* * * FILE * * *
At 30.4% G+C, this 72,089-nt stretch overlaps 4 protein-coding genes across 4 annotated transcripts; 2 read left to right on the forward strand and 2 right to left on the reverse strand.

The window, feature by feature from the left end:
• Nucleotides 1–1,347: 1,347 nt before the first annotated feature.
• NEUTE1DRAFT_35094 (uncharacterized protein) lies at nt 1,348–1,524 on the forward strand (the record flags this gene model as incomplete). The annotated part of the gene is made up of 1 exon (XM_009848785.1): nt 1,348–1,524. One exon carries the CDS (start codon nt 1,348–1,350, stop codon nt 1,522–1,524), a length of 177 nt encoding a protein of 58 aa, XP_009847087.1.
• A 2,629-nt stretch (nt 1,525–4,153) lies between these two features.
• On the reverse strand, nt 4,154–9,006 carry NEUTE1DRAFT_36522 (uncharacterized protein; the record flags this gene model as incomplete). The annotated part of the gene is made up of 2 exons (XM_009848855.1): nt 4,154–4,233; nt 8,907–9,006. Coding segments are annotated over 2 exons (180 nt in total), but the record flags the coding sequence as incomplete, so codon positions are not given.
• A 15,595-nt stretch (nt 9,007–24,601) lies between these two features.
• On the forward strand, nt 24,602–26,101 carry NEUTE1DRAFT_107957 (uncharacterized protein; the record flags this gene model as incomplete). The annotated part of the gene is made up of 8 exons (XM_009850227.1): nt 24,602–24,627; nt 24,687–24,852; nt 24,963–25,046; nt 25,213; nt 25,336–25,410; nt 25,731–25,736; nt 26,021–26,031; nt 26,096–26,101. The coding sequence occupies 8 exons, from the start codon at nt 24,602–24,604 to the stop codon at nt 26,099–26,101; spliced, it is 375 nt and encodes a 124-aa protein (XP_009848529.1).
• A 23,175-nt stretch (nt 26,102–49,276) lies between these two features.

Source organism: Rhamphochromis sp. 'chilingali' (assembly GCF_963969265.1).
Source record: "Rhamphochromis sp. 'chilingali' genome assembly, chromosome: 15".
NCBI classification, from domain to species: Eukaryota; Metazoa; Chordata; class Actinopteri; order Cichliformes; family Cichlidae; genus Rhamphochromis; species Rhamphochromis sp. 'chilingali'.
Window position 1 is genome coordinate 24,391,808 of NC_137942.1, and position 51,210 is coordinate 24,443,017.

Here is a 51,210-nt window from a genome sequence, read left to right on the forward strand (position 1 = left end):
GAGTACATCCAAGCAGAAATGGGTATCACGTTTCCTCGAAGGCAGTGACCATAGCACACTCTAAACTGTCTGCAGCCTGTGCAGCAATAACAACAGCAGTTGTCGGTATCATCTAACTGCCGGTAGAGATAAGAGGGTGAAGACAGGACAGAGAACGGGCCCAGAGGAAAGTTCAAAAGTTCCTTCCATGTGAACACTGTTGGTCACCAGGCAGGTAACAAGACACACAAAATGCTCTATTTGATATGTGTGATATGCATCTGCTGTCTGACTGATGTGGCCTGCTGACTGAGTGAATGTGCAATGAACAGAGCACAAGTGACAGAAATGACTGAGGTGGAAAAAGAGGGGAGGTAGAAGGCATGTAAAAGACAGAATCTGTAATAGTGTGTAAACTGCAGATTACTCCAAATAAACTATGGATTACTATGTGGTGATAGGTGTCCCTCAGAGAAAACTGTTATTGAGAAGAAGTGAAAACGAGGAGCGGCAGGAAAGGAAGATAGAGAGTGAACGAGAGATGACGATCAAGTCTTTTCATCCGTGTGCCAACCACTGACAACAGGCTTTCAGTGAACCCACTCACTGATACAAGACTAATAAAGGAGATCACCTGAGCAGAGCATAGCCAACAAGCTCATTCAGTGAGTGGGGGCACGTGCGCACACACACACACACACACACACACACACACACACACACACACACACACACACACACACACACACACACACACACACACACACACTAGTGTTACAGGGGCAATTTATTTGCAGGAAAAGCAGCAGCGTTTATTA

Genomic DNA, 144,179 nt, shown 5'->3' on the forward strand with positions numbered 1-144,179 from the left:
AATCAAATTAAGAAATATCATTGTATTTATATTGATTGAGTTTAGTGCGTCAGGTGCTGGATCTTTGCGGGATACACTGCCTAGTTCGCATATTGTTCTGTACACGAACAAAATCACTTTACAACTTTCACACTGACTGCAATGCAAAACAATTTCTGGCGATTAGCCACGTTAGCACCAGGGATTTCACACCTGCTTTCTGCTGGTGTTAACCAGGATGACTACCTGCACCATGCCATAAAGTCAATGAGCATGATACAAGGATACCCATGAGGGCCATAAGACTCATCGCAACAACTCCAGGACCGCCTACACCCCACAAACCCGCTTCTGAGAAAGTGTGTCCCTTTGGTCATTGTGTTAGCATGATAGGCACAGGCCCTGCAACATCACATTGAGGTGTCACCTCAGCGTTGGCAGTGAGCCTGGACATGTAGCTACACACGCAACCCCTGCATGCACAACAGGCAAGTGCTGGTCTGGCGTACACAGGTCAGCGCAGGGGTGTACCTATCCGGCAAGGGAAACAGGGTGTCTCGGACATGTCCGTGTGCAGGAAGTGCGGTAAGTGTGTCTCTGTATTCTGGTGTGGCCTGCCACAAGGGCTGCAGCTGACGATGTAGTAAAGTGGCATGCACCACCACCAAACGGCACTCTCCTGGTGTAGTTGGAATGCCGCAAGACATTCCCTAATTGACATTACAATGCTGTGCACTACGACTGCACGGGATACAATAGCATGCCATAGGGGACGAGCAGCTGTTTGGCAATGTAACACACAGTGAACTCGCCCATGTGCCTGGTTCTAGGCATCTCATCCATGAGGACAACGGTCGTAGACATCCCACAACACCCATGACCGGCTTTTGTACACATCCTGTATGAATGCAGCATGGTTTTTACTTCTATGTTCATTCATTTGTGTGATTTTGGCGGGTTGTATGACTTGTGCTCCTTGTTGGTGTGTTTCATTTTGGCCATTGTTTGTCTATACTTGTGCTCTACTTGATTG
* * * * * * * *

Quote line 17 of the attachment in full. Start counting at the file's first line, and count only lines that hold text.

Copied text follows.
AATCAAATTAAGAAATATCATTGTATTTATATTGATTGAGTTTAGTGCGTCAGGTGCTGGATCTTTGCGGGATACACTGCCTAGTTCGCATATTGTTCTGTACACGAACAAAATCACTTTACAACTTTCACACTGACTGCAATGCAAAACAATTTCTGGCGATTAGCCACGTTAGCACCAGGGATTTCACACCTGCTTTCTGCTGGTGTTAACCAGGATGACTACCTGCACCATGCCATAAAGTCAATGAGCATGATACAAGGATACCCATGAGGGCCATAAGACTCATCGCAACAACTCCAGGACCGCCTACACCCCACAAACCCGCTTCTGAGAAAGTGTGTCCCTTTGGTCATTGTGTTAGCATGATAGGCACAGGCCCTGCAACATCACATTGAGGTGTCACCTCAGCGTTGGCAGTGAGCCTGGACATGTAGCTACACACGCAACCCCTGCATGCACAACAGGCAAGTGCTGGTCTGGCGTACACAGGTCAGCGCAGGGGTGTACCTATCCGGCAAGGGAAACAGGGTGTCTCGGACATGTCCGTGTGCAGGAAGTGCGGTAAGTGTGTCTCTGTATTCTGGTGTGGCCTGCCACAAGGGCTGCAGCTGACGATGTAGTAAAGTGGCATGCACCACCACCAAACGGCACTCTCCTGGTGTAGTTGGAATGCCGCAAGACATTCCCTAATTGACATTACAATGCTGTGCACTACGACTGCACGGGATACAATAGCATGCCATAGGGGACGAGCAGCTGTTTGGCAATGTAACACACAGTGAACTCGCCCATGTGCCTGGTTCTAGGCATCTCATCCATGAGGACAACGGTCGTAGACATCCCACAACACCCATGACCGGCTTTTGTACACATCCTGTATGAATGCAGCATGGTTTTTACTTCTATGTTCATTCATTTGTGTGATTTTGGCGGGTTGTATGACTTGTGCTCCTTGTTGGTGTGTTTCATTTTGGCCATTGTTTGTCTATACTTGTGCTCTACTTGATTG